The State of North Carolina just closed an RFP (request for proposal) to find a marketing firm to help the state develop a new brand. They expect to unveil the new “brand” in June of 2014. Within the short span of 2 months the state will have picked a marketing company and worked with them to analyze the research. They must also create, revise, distribute for approval, revise again and finalize a new “brand” for a state with 100 counties, a variety of topographies, a multitude of charming traits and various revenue needs. So, what they are actually going to be able to do in that short time frame is to unveil a new logo.
It is imperative to understand that a brand is not just a logo or a tag line. A brand is the overall personality of its owner reflected in every written word, spoken word and shared image. A brand is only successful when it controls the perceptions of those experiencing it. That may only be accomplished through a complete strategy implemented with consistency.
This strategy requires creativity and courage to utilize all options and outlets to relay the feeling, vision and statement of a new brand. For example, The State of North Carolina has a great opportunity to share its brand in the many venues through which it communicates with its residents, as well as targeting areas of the country that deliver visitors and new businesses.
The true value of changing a brand is to change the brand perception of those who experience it. One must use all marketing tools available. To change the State of North Carolina brand and brand perception, the PR or Public Relations aspect of marketing is critical. Perception doesn’t change simply with a new symbol. Just ask JC Penney recently or The Gap stores in the 1990’s. It doesn’t work. One must delve into the source of the brand’s perception and address or combat it. Current major contributors to the state of North Carolina’s brand perception include controversial national headlines and the condescending stereotypes assigned by metropolitan media markets. Only good old-fashioned PR can penetrate those challenges.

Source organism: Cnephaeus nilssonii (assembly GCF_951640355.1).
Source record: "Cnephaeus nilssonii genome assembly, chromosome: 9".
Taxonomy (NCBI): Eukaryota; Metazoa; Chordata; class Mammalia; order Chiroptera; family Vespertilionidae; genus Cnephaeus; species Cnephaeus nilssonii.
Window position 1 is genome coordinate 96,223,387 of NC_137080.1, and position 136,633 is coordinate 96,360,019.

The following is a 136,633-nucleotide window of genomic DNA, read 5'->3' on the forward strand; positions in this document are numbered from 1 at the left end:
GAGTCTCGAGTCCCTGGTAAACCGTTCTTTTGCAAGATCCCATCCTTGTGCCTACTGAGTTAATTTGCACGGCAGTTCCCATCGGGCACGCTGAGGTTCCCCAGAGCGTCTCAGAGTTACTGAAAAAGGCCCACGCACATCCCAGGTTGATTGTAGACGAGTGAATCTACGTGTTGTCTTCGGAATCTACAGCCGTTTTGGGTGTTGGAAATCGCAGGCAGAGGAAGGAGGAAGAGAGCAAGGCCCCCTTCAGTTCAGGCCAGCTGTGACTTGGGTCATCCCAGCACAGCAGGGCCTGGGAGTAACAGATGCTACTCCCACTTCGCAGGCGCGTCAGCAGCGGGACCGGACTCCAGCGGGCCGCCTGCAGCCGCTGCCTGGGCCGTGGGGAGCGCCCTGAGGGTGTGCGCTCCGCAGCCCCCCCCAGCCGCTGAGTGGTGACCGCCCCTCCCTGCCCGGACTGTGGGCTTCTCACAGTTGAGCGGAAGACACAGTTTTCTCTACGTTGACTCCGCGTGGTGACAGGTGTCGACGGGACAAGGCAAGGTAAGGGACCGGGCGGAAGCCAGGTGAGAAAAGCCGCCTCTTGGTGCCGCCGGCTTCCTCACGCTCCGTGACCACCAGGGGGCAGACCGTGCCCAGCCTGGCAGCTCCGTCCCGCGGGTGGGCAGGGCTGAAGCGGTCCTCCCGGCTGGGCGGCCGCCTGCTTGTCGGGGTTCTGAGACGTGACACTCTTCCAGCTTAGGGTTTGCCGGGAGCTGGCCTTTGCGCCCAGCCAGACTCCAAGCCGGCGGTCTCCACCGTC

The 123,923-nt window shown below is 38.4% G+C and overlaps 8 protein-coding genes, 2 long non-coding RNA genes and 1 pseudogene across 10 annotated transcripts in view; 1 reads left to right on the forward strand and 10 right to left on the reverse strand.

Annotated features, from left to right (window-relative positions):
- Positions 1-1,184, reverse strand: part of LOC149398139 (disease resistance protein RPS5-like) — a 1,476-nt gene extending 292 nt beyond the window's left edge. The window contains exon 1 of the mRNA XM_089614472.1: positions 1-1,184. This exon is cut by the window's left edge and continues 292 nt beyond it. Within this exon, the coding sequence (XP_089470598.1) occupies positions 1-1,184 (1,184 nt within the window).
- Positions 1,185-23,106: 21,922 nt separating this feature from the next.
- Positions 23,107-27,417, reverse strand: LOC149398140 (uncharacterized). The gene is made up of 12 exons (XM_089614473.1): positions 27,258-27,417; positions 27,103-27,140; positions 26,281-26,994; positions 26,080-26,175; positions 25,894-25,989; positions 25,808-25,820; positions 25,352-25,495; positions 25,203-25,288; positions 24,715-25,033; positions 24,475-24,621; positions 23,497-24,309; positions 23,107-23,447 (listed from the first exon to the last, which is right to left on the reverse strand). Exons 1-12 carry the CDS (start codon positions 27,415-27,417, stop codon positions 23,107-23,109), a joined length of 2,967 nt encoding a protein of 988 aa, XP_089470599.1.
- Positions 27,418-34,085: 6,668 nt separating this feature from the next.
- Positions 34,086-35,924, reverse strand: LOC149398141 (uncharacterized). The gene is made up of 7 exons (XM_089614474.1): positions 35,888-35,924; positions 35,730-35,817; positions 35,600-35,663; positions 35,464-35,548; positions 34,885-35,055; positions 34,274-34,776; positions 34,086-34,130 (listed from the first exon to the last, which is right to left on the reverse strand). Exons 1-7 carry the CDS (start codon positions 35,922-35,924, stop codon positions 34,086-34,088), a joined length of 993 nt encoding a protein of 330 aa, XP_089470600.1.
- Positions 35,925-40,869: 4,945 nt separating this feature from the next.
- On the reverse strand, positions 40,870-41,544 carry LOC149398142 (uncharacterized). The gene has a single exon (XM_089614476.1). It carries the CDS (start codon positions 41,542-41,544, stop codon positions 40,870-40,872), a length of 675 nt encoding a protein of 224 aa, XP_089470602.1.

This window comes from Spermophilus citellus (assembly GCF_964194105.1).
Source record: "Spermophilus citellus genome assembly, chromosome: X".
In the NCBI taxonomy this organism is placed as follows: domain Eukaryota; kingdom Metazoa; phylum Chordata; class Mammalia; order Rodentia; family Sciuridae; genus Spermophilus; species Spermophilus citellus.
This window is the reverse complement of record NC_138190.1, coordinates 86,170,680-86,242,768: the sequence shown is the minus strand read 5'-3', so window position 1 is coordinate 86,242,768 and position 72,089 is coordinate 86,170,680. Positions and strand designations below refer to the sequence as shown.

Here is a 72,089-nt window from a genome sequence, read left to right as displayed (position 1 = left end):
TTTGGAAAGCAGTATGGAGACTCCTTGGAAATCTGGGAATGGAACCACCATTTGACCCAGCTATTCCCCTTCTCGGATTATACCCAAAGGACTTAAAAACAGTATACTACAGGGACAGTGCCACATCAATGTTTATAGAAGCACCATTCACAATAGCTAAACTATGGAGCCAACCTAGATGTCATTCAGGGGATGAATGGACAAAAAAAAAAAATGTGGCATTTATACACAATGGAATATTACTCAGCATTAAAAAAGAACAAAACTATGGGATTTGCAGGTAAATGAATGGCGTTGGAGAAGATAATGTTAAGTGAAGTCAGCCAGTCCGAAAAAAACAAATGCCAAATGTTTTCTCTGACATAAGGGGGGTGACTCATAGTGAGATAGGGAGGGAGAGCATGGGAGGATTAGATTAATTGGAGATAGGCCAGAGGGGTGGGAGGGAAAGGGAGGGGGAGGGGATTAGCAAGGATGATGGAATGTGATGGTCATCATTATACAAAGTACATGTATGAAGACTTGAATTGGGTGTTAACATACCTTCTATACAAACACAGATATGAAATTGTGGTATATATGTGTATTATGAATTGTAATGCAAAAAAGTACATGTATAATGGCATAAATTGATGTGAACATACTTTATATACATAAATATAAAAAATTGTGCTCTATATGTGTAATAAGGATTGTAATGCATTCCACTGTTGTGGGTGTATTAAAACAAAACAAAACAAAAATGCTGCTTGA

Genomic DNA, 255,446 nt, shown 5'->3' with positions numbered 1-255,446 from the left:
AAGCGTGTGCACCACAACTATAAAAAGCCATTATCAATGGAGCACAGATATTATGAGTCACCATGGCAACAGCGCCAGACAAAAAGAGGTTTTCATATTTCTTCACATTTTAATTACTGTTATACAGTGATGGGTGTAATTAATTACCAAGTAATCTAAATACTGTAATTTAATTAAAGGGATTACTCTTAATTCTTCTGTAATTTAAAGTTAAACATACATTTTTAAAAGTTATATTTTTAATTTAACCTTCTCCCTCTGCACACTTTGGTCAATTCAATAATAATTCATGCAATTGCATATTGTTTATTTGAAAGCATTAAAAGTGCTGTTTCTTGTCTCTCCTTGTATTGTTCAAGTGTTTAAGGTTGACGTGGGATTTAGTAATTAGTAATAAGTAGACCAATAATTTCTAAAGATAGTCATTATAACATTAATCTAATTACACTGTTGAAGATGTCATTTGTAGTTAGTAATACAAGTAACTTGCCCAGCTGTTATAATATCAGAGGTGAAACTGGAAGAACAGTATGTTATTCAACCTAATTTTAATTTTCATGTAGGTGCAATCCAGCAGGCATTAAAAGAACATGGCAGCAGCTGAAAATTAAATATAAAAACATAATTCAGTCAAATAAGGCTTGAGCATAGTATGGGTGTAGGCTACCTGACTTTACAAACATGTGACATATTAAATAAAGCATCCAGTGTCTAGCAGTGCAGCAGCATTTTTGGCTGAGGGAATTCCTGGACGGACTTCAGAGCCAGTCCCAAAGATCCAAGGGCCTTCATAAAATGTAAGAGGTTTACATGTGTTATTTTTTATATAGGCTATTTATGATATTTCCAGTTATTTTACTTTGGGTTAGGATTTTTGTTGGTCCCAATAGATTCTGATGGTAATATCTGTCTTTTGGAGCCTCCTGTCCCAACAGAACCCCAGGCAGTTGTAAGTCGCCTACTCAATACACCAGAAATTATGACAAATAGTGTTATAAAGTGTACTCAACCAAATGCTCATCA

A brand can also permeate a life span. Consider your future audience. My toddler plays with a toy set of yellow CATERPILLAR brand vehicles including a backhoe, dump truck and paver. That yellow will always be CAT yellow to him. I myself have no idea what aluminum foil is. It will always be Reynolds Wrap to me because that is the only brand of foil ever in our home. The State of North Carolina must look at all ages in their re-branding efforts.
I know our state is going to build and engage a holistic brand strategy over the following years. They want the brand so quickly in order to accommodate the marketing for the upcoming PGA events. We all find ourselves under necessary deadlines. Just remember that regardless of the size of your business or practice, your branding efforts must be complete and consistent. Marketing’s sole purpose is to positively impact your revenue or profitability. Realize your goals with a successful plan.
Vanessa Marttinen is currently the Founder and Senior Consultant of American Marketeur. American Marketeur is an independent full-service marketing firm, based in Wilmington, NC, focusing on building revenue-generating marketing plans. Vanessa Marttinen offers her clients completely unbiased advice by never taking mark ups on media buys. American Marketeur accommodates any type or size of business or practice through an enormous network of innovators, designers, programmers, experts and visual producers. Visit www.AmericanMarketeur.com or contact Vanessa Marttinen at [email protected] or 910-338-6479 for a free, no-obligation consultation.
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